Opting Out of the Numbers Game

As a long-time student of the scientific journal, I have witnessed incidences of unwarranted co-authorship, repeated publication of the same work, and the practice of "salami science"

By | February 23, 1987

As a long-time student of the scientific journal, I have witnessed incidences of unwarranted co-authorship, repeated publication of the same work, and the practice of "salami science"—the slicing of a single research project into its least publishable units. In large part, such behavior by authors can be ascribed to a growing and long excessive pressure to publish in great quantity. This pressure has also been cited as contributing to recent, notorious cases of scientific fraud. Unfortunately, our academic review and reward system, which too often focuses on numbers, may occasionally encourage misconduct both great and small.

A good alternative has been suggested. Marcia Angell, deputy editor of the New England Journal of Medicine, and DeWitt Stetten, of the National Institutes of Health, have independently suggested that a ceiling be placed on the number of works a committee considers in making promotion and grant decisions. Angell has proposed that a peer-review board examine "only, at most, the three articles the candidate considers to be his or her best in any given year, with a maximum of perhaps ten in any 5-year period. Other publications should not even be listed." (Annals of Internal Medicine 104, February 1986, 262.) Stetten has suggested, "Let the applicant select, say, one dozen of his bibliographic citations that are most meaningful to him." He added, "in this regard it may be pointed out that … nomination to membership in the National Academy of Sciences requires a selective bibliography of no more than 12 publications." (Science 232, 4 April 1986, 11.)

Whatever the ceiling, the idea is the same: to emphasize quality of publications, rather than quantity. If a committee were faced with tens instead of hundreds of papers, it is more likely that members would actually read the work before them and judge its substance. "Each publication would then receive commensurately more attention, both from the researcher and those evaluating the work," wrote Angell.

Imagine the potential result of implementing a quality-oriented review process: researchers would produce fewer, better, and more thoughtful papers, and by doing so would lessen some of the clutter now clogging the journal literature. Investigators, in choosing a research project without regard to its probability for yielding rapid and numerous publications, might feel freer to tackle more difficult questions, whose answers offer greater rewards. Although obviously not a panacea, a ceiling might lessen the excess pressure to publish by degrees.

Neither Angell nor Stetten knows of a single instance in which their suggestion has been adopted by a promotion or grant committee. This raises the question of what might be preventing its implementation. Tradition is probably one inhibiting factor, but there are others.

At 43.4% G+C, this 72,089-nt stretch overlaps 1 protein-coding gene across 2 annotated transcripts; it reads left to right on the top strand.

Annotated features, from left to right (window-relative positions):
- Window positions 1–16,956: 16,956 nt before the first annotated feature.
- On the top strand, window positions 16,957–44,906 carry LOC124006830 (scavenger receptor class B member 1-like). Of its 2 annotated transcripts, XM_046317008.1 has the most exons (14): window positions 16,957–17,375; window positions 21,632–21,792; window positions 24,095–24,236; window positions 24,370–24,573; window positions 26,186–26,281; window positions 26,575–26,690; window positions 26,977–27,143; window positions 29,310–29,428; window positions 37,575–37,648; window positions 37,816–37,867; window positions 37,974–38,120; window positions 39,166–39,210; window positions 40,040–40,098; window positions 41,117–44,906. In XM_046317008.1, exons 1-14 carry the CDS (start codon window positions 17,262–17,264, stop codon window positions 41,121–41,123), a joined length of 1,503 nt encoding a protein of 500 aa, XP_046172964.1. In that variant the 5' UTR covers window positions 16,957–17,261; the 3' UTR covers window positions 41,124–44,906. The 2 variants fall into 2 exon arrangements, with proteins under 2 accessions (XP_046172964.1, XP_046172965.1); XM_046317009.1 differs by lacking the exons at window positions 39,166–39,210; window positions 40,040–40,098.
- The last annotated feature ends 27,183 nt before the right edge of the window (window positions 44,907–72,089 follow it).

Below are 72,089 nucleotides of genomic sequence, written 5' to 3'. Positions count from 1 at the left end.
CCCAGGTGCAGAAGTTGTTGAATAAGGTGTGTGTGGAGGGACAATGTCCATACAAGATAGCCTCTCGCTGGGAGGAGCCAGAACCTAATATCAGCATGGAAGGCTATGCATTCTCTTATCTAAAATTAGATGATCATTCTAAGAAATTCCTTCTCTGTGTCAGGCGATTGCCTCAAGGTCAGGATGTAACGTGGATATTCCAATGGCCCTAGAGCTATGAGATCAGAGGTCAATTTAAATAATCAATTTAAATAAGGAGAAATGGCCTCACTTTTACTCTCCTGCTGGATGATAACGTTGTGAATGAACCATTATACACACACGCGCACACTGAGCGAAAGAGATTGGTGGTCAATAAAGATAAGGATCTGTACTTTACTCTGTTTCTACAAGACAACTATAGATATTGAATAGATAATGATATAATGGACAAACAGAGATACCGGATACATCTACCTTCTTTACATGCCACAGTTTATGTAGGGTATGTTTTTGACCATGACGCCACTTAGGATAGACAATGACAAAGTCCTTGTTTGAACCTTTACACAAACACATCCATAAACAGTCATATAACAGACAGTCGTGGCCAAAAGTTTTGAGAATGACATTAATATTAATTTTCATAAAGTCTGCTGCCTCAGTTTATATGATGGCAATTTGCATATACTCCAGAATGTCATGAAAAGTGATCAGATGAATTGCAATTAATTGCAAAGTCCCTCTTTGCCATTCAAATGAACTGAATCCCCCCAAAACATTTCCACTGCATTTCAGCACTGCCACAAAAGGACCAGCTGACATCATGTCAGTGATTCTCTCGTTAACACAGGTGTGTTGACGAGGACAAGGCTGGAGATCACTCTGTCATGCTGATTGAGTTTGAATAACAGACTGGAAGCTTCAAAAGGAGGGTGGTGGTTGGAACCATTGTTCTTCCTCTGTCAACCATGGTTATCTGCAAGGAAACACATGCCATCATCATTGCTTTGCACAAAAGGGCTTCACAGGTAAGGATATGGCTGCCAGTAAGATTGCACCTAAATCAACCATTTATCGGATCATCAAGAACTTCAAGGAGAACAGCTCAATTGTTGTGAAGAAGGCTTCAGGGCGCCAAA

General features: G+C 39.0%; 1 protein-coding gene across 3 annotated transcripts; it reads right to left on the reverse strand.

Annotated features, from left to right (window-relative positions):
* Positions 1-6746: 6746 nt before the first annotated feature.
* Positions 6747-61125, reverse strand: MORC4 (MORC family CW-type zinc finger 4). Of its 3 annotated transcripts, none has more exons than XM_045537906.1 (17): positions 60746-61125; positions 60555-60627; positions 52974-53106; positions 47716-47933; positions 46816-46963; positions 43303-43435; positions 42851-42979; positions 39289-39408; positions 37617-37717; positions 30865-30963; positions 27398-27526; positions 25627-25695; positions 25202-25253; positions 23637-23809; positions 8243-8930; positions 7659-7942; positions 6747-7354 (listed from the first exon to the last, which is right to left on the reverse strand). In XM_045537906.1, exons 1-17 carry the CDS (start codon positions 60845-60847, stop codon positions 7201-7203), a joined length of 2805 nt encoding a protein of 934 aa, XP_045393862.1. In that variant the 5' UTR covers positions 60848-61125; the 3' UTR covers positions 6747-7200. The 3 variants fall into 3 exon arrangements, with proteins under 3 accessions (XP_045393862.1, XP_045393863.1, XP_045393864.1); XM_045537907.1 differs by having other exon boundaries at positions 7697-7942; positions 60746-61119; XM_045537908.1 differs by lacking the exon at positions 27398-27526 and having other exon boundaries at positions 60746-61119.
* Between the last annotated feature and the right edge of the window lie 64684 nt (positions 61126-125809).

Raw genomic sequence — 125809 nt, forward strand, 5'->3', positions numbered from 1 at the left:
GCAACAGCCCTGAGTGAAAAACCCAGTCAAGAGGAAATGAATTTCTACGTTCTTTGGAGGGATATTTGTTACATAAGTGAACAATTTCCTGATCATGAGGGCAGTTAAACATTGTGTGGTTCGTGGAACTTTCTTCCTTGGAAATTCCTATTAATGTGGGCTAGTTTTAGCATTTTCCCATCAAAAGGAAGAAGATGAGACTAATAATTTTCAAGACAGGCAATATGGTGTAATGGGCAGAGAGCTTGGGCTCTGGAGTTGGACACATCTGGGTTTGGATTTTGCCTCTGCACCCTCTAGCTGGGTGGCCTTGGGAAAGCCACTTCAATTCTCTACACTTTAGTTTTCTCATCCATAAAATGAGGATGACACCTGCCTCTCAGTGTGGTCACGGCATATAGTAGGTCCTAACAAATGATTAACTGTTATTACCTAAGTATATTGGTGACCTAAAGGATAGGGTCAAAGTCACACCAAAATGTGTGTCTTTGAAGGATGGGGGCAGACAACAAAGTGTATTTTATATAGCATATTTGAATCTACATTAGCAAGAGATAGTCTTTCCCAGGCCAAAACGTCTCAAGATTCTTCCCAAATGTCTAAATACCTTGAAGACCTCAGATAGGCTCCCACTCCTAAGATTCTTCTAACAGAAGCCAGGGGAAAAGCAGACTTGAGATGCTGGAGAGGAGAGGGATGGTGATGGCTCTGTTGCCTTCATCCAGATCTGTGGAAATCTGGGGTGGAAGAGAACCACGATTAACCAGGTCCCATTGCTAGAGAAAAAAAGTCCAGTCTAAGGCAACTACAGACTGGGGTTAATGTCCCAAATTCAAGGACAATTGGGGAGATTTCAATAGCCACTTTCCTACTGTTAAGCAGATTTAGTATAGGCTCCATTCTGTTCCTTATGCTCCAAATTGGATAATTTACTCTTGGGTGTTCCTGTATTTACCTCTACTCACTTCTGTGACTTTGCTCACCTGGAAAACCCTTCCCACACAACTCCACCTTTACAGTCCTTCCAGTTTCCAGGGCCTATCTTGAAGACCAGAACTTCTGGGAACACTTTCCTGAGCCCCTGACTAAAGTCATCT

Some have argued that certain fast-growing fields require the quick, preliminary article to establish priority for the researcher, and that such an article is written chiefly for this reason, not as a substantive investigation of a problem. However, the famous two-page paper by Watson and Crick in 1953 describing the structure of DNA proves that establishing priority in a brief and substantive fashion is not impossible.

Another argument against the proposal involves research reported in a series of articles that reveal the substance of the work only when considered as a group. But a ceiling of a dozen papers or two is certainly high enough to meet this objection.

Still others think it is unfair to base a judgment on a sample. Although it does not wholly refute this objection, I point out that the researcher, not the committee, would select the work being judged. In any case, a sample that is read seems more satisfactory than a large corpus that is skimmed over or not read at all.

No doubt some flexibility and certain refinements, such as including a mechanism to evaluate what a person has accomplished recently, can be built into the system.

I would be most interested to hear from readers who have other objections, as well as from any committee that has actually adopted a quality-oriented peer-review system of the type described here.

Finally, a personal note. I have acquired over the years a reputation as "the great quantifier," owing to the citation-based analyses we at ISI® publish. It might therefore seem ironic to have me endorse subjective over quantitative measures. But there is no irony. I have always emphasized the difference between the simple-minded counting of articles or citations as indicators of quality and the in-depth analyses that can and should be carried out. I have repeatedly warned against the cavalier use of citation data. But, sadly, many have found it simpler to "do their additions," in spite of the pernicious implications of this practice. Bibliometric studies can contribute to an evaluation, but ought not to substitute for other more detailed measures.

I use citation analysis as a step toward identifying publications that have elicited great attention among peers—"Citation Classics"—which are highlighted each week in Current Contents®. Researchers also can employ citation analysis to help them choose their own influential works to submit under an Angell-Stetten model of review. Since identification of quality contributions has occupied so much of my energy, my endorsing an emphasis on quality in peer review should come as no surprise.

Eugene Garfield is Publisher and Editor-in-Chief of The Scientist,
and President of the Institute for Scientific Information, Philadelphia, PA 19104.

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